SHACs typically review health-related curriculum for the school district, promote school health, and make recommendations on health-related topics, according to the Texas Department of State Health Services (DSHS), which provides guidelines and materials for SHACs.

SHACs must be made up of at least five people appointed by the school board. A majority of SHAC members must be non-school district employees who are parents of school children. But the district’s SHAC also can include teachers, administrators, counselors, students, and other members of the community. The SHAC has to report to the school district at least once a year. (See “SHACs Makeup”, page 39.)

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Dr. Mitchell also sits on the Texas School Health Advisory Committee (TSHAC), a 17-member state board that helps local SHACs identify and spread best practices for health in schools. TSHAC members are appointed by the commissioner of the Texas Department of State Health Services (tma.tips/TSHAC).

Since COVID-19 appeared in Texas in March 2020, local SHACs have been asked to advise schools on health policies concerning the pandemic. For instance, the Whitehouse Independent School District near Tyler consulted Dr. Mitchell individually in her roles as both chair of the district’s SHAC, and as board chairperson of the Northeast Texas Public Health District, she says.

Also, the Whitehouse SHAC backed up school nurses who were criticized for unpopular health measures, such as isolating students suspected of having COVID-19.

“It was a good space for the staff who were getting harangued by parents to get the kind of support they needed,” she said.

SHACs also will be instrumental in helping districts address students’ and staff members’ behavioral health concerns as schools return to normal schedules, Ms. Cowan said.

“As we’re moving through the pandemic, I know SHACs are thinking about integrating kids safely back into full classrooms,” she said.

SHACs tend to address relatively non-controversial issues, like fitness and nutrition, Ms. Cowan says. But sometimes they have to wade into sensitive topics. SHACs originally were set up to counsel districts on sex education, according to DSHS, and they still advise on that subject.

“Talking about topics like that are controversial in communities, and I want [physicians and TMA Alliance members] to be ready for that if they step up,” she said. “But [also] it’s an opportunity for physicians to advocate for their community’s kids.”

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 Advocating for change

Some SHACs have formed legislative advocacy groups and led efforts to change local policies. In Whitehouse, the SHAC helped the school district organize students to lobby the city council in 2019 to pass an ordinance that banned smoking and vaping in public places, Dr. Mitchell said.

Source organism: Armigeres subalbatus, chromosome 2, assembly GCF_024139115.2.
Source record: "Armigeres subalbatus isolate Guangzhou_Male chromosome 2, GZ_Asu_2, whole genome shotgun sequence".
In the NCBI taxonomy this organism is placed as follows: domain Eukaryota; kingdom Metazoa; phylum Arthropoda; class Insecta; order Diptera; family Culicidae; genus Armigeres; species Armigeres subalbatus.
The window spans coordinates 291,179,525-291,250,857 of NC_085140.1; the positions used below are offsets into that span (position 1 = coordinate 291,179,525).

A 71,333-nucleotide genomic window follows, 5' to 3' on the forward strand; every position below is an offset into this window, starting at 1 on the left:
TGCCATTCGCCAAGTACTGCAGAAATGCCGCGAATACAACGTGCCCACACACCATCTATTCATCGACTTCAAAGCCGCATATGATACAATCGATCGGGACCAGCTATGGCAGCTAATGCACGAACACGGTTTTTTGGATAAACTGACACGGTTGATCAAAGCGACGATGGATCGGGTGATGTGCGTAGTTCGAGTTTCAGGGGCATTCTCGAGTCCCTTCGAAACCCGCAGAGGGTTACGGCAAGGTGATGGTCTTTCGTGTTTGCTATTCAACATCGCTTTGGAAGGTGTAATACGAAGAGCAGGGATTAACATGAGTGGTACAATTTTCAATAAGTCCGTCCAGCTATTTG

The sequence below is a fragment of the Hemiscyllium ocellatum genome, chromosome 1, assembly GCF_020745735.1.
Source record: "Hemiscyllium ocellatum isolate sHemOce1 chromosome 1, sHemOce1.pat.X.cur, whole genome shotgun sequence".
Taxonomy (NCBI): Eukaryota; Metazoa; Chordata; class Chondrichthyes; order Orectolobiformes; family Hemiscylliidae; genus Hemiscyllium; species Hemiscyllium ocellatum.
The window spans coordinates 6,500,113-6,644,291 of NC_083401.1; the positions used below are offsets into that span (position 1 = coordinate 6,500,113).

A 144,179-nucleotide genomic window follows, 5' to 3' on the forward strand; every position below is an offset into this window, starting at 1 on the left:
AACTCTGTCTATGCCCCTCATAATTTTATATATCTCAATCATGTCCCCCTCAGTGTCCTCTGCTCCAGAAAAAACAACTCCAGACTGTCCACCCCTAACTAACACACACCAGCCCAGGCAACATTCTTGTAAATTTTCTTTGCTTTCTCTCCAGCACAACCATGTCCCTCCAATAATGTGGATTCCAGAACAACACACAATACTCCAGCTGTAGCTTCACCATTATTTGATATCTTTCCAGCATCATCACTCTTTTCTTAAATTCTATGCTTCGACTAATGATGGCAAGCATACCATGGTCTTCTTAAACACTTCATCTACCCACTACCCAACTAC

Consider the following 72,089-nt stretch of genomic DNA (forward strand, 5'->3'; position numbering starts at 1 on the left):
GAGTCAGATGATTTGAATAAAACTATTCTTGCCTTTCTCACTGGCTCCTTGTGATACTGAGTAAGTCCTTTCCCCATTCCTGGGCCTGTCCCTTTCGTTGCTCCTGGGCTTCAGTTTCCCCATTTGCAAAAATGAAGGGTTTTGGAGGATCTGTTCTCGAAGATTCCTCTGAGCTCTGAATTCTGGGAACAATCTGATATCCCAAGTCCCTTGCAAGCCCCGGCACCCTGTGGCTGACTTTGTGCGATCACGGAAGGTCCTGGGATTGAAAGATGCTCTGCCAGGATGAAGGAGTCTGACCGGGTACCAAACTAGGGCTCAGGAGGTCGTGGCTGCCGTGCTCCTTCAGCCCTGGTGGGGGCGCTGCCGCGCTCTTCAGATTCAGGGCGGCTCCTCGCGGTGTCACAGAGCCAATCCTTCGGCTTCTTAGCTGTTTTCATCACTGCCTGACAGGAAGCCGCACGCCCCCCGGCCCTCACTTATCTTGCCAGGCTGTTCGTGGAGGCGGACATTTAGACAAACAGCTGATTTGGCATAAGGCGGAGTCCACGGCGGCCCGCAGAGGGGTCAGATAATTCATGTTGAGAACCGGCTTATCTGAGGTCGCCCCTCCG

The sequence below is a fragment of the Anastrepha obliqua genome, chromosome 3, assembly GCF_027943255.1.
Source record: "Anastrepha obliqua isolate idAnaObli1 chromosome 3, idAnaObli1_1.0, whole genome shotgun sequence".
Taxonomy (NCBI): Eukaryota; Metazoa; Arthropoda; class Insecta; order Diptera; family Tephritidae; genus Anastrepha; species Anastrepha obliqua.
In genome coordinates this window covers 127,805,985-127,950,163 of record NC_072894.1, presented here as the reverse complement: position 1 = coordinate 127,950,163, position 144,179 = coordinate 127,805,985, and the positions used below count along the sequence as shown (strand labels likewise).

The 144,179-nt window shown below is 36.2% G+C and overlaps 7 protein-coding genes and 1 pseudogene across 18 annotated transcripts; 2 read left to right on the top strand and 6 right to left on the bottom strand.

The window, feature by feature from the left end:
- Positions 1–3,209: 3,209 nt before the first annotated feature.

The Whitehouse SHAC typically does other big projects each year that focus on health. For instance, Dr. Mitchell obtained grant money for back-to-school immunization drives from TMA’s former Be Wise – ImmunizeSM project, now called Vaccines Defend What Matters (www.texmed.org/defendwhatmatters).

In 2019, the SHAC also endorsed her efforts to set up an elementary school walk-run program patterned after TMA’s Walk With A Doc program (www.texmed.org/WWAD). Each Thursday, about 100 elementary school children showed up to walk, listen to a speaker talk on a health topic, and get a healthy snack, she says.

Lately, Texas’ SHACs have been instrumental in starting programs to combat health problems like food insecurity and tobacco cessation, Ms. Smith says.

That’s yet another reason for physicians to join SHACs, Dr. Mitchell says. Physicians who are passionate about a health topic can use their participation in the school council as a springboard to introduce new programs and healthy practices into local schools.

“If a physician has a special interest, whether it’s concussions or whatever would be helpful … for their district, a SHAC would be a great place to start,” Dr. Mitchell said. 

 

 
Tex Med. 2021;117(5):36-39
May 2021 Texas Medicine Contents 
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Last Updated On

July 20, 2021

Originally Published On

May 01, 2021

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Sean Price

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Sean Price is a reporter for Texas Medicine and Texas Medicine Today. He grew up in Fort Worth and graduated from the University of Texas at Austin. He's worked as an award-winning writer and editor for a variety of national magazine, book, and website publishers in New York and Washington. He's also helped produce Texas-based marketing campaigns designed to promote public health. Sean lives in Austin and enjoys hiking, photography, and spending time with his wife and two sons.